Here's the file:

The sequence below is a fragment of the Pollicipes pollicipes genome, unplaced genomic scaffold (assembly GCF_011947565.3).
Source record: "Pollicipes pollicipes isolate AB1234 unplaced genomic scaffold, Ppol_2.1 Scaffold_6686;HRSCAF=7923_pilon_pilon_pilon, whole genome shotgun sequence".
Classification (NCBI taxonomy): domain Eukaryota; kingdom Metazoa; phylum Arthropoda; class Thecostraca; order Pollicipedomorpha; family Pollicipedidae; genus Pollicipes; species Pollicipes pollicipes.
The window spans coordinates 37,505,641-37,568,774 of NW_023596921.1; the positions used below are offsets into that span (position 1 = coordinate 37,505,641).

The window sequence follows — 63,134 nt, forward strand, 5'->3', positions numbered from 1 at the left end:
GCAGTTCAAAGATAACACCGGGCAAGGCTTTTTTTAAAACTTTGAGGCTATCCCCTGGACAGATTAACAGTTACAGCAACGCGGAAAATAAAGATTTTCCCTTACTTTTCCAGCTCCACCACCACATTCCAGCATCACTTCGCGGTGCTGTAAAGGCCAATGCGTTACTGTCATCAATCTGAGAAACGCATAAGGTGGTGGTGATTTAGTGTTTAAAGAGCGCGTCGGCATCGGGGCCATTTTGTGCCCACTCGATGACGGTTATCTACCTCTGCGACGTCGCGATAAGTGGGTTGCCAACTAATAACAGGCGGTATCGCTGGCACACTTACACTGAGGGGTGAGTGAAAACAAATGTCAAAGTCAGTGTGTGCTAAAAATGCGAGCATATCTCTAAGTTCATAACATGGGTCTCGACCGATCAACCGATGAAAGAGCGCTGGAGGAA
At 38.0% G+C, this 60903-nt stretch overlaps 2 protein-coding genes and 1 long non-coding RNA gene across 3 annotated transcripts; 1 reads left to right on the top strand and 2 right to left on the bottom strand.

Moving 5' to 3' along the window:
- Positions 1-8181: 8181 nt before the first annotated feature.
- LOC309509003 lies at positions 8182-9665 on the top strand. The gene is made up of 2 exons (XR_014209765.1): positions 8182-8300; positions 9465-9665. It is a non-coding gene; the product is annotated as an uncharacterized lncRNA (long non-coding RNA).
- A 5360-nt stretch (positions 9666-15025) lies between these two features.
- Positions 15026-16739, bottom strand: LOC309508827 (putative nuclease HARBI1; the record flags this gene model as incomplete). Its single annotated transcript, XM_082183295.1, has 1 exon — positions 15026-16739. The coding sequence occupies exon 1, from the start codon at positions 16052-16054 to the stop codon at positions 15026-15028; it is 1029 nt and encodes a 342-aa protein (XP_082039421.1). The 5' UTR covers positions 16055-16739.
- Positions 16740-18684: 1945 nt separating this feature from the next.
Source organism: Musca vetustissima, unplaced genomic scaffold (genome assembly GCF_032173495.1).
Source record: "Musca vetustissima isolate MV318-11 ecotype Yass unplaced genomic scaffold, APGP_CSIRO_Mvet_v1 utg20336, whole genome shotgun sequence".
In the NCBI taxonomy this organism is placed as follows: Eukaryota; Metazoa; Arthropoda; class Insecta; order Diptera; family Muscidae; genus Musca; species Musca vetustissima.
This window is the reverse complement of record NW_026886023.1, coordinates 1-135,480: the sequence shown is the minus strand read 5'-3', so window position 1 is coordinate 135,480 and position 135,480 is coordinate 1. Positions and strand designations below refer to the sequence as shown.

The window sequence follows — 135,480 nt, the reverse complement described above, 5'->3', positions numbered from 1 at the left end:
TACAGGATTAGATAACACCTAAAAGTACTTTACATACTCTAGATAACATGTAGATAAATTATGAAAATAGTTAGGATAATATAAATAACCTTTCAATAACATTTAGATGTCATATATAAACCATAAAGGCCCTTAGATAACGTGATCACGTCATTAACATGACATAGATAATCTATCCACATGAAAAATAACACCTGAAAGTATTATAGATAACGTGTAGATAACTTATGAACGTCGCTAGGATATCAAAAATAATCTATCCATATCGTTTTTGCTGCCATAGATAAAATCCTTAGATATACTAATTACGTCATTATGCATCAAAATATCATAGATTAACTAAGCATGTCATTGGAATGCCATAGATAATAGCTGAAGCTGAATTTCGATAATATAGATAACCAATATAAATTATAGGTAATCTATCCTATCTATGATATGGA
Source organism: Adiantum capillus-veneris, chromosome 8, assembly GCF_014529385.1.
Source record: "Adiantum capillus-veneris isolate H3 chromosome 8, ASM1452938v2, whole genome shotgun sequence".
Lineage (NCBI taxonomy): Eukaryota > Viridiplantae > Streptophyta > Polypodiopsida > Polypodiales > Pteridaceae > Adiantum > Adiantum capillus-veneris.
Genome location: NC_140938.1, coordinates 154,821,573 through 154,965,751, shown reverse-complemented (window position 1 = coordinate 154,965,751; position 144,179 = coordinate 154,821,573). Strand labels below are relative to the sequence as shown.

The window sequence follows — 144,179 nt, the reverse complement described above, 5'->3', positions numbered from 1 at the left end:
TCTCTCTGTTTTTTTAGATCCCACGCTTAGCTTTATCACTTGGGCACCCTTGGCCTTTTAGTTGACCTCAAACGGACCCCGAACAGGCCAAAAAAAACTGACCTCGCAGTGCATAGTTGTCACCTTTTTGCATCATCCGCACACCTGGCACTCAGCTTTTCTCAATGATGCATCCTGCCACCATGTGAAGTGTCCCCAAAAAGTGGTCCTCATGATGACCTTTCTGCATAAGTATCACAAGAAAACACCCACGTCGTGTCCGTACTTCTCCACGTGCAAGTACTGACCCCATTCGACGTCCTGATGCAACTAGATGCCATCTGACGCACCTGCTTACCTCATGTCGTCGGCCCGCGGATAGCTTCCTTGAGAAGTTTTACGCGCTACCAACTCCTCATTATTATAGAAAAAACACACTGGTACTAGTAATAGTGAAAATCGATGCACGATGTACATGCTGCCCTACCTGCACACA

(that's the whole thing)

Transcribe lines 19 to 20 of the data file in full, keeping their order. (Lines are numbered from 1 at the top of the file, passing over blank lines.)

TACAGGATTAGATAACACCTAAAAGTACTTTACATACTCTAGATAACATGTAGATAAATTATGAAAATAGTTAGGATAATATAAATAACCTTTCAATAACATTTAGATGTCATATATAAACCATAAAGGCCCTTAGATAACGTGATCACGTCATTAACATGACATAGATAATCTATCCACATGAAAAATAACACCTGAAAGTATTATAGATAACGTGTAGATAACTTATGAACGTCGCTAGGATATCAAAAATAATCTATCCATATCGTTTTTGCTGCCATAGATAAAATCCTTAGATATACTAATTACGTCATTATGCATCAAAATATCATAGATTAACTAAGCATGTCATTGGAATGCCATAGATAATAGCTGAAGCTGAATTTCGATAATATAGATAACCAATATAAATTATAGGTAATCTATCCTATCTATGATATGGA
Source organism: Adiantum capillus-veneris, chromosome 8, assembly GCF_014529385.1.